HIIT is an incredibly effective and time efficient form of cardio for building speed, power, and losing weight. But does HIIT help long distance running? It’s a question a lot of runners find themselves asking themselves. Wondering if it’s possible to get an effective workout for distance in a short time. Below we’ll break down how effective it is and when and when how to use HIIT workouts to your advantage.
Does HIIT help long distance running?
The short answer is that it can, when done right. In fact the world’s greatest marathoner, Eliud Kipchoge uses a modified HIIT as one of his favorite workouts. But that doesn’t mean it’s going to replace your long runs. We’ll break that down and how to use HIIT for long distance running below. HIIT can help with your long distance running and here are a few studies showing positive results.
- Study showing 10 second cycling HIIT improved running times.
- HIIT improves oxygen intake for long distance runners.
- Study Showing HIIT can increase lung capacity.
But intervals alone won’t work. Making improvement as a runner (especially long distance) requires running with a focus on your target goal while taking into account your base fitness level. Meaning that the closer you get to your target event, the more you start training specifically for the speed of the event. If it’s a 5k you’ll start building up your speed work and threshold runs. An ultra, long, easy paced volume runs building base with minimal speed work mixed in.
Taking your base fitness level is also something to take into account before you start throwing HIIT into your programming. Using your 5k time is a good way to do this. If you are running a 30+ minute 5k then focusing on HIIT to improve your VO2 level effort is going to be less important than targeting sustained threshold runs for 800 meters plus. And for long distance, mixing in HIIT becomes less important so as you get closer to an event you would mix it in less and less to reduce impact and reduce injury risk.
How HIIT Help Your Long Runs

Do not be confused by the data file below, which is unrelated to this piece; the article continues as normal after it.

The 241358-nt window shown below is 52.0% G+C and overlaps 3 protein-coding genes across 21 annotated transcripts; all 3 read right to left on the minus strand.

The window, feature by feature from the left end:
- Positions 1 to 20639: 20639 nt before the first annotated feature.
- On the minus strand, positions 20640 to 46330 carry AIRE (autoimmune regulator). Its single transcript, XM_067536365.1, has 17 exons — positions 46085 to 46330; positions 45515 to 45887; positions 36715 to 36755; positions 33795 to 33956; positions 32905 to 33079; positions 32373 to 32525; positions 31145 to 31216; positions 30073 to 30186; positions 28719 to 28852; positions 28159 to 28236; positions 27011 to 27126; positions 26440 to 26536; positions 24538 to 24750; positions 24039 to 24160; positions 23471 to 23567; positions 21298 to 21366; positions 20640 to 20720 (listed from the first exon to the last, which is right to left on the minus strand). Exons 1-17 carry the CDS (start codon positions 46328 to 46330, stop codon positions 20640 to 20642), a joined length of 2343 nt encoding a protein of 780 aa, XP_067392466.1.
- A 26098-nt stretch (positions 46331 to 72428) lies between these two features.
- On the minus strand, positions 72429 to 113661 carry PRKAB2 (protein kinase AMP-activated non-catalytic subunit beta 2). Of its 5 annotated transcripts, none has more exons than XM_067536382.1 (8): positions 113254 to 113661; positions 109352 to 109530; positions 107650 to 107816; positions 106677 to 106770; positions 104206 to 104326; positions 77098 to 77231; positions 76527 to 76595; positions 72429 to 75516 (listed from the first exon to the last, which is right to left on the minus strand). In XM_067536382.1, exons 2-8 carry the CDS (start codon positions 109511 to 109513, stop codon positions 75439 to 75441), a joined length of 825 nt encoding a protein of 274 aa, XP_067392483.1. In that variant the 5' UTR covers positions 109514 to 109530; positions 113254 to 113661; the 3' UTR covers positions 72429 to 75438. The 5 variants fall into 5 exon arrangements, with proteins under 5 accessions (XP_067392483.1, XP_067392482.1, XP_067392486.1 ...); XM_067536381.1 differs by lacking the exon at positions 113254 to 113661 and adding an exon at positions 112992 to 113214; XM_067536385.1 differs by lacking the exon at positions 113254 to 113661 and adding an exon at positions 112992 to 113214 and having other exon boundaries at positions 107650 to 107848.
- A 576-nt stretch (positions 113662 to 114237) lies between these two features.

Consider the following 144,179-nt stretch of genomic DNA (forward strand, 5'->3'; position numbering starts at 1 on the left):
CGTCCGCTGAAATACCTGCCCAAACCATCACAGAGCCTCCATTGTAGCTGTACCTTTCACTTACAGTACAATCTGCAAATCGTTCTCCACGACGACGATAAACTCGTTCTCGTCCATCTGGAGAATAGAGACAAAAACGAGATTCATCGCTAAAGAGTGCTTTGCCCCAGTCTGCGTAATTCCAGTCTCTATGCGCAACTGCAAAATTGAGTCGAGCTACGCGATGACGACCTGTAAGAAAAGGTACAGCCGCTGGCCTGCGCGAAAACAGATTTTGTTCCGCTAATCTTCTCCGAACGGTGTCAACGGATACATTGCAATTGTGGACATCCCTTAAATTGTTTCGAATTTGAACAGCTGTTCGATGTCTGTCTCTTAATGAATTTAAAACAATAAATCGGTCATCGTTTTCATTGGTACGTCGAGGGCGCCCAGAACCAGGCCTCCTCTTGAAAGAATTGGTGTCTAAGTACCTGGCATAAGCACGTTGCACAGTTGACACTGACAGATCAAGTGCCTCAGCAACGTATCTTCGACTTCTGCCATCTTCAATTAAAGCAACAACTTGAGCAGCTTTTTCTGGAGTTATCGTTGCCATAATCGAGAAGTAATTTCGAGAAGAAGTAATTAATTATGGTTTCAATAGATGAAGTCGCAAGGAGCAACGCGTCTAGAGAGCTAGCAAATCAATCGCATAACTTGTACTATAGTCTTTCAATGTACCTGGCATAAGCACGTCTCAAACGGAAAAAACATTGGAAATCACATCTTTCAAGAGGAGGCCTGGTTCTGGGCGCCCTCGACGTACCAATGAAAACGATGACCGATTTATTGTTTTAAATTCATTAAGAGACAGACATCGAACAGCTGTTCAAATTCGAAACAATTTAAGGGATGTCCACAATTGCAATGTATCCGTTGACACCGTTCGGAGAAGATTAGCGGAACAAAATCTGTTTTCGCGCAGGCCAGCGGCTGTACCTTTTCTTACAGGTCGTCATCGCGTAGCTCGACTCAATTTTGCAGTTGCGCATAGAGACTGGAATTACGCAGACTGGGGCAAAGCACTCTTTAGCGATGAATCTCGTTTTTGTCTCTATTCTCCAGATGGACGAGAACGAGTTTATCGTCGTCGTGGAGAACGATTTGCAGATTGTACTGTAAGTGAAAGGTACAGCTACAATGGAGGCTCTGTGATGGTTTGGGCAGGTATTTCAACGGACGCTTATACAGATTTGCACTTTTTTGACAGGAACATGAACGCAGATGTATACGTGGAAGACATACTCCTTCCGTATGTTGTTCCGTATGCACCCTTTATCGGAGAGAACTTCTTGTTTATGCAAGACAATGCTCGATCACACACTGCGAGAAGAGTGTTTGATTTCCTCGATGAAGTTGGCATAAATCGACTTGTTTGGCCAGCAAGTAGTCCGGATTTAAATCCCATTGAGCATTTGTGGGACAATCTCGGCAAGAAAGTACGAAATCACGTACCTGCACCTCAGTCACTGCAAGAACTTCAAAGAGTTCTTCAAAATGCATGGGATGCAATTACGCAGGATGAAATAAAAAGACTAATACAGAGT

HIIT workouts are basically sprints with a rest/light effort period repeated. The amount of rounds and time to work/rest can be modified as needed. These workouts will have a positive impact on your body by:
- Strengthening your overall cardiovascular system.
- Increase your ability to tolerate high levels of perceived effort for an extended period of time.
- Improve carbohydrate and fat oxidation of skeletal muscles.
- Increased calorie burn post workout (eat accordingly).
HIIT Workouts for Long Distance Running
Ways to progress HIIT workouts include adding rounds and work to rest time. To improve your distance running your goal should be to build your maximum work to rest time rather than the amount of rounds you are doing over time. For reference one minute of work to one minute of rest would be 1/1, two minutes on and one minute off would be 2/1 and so on. You want to build that ratio as high as possible even if it’s only for 4-5 rounds.
As I mentioned above, one of Eliud Kipchoge’s favorite workouts is a form of HIIT. He runs 4 rounds of 10 minute thresholds followed by 2 minutes of rest. This is a 5/1 ration HIIT run at 10/2 for increased difficulty. And the perfect time for an effective distance speed workout.
Here are a couple HIIT formats to follow for distance runners:
4 rounds of 10 minutes on and 2 minutes rest between rounds.
6 x 800 Speed Work
6 rounds of 800 meters, rest half the time it takes to complete your previous 800 meter run.
3/1 HIIT For 8
8 rounds of 3 minutes on 1 minute recovery.
As I mentioned earlier in this post, HIIT runs are not going to replace your base building and long runs. But there is no question that HIIT can be an effective way to improve your long distance running when combined with a majority (80/20 or 90/10) of traditional long slow volume runs. Mixing HIIT once a week, and rotating it with strides, hills, and threshold runs are great ways to improve top end speed while building long distance endurance.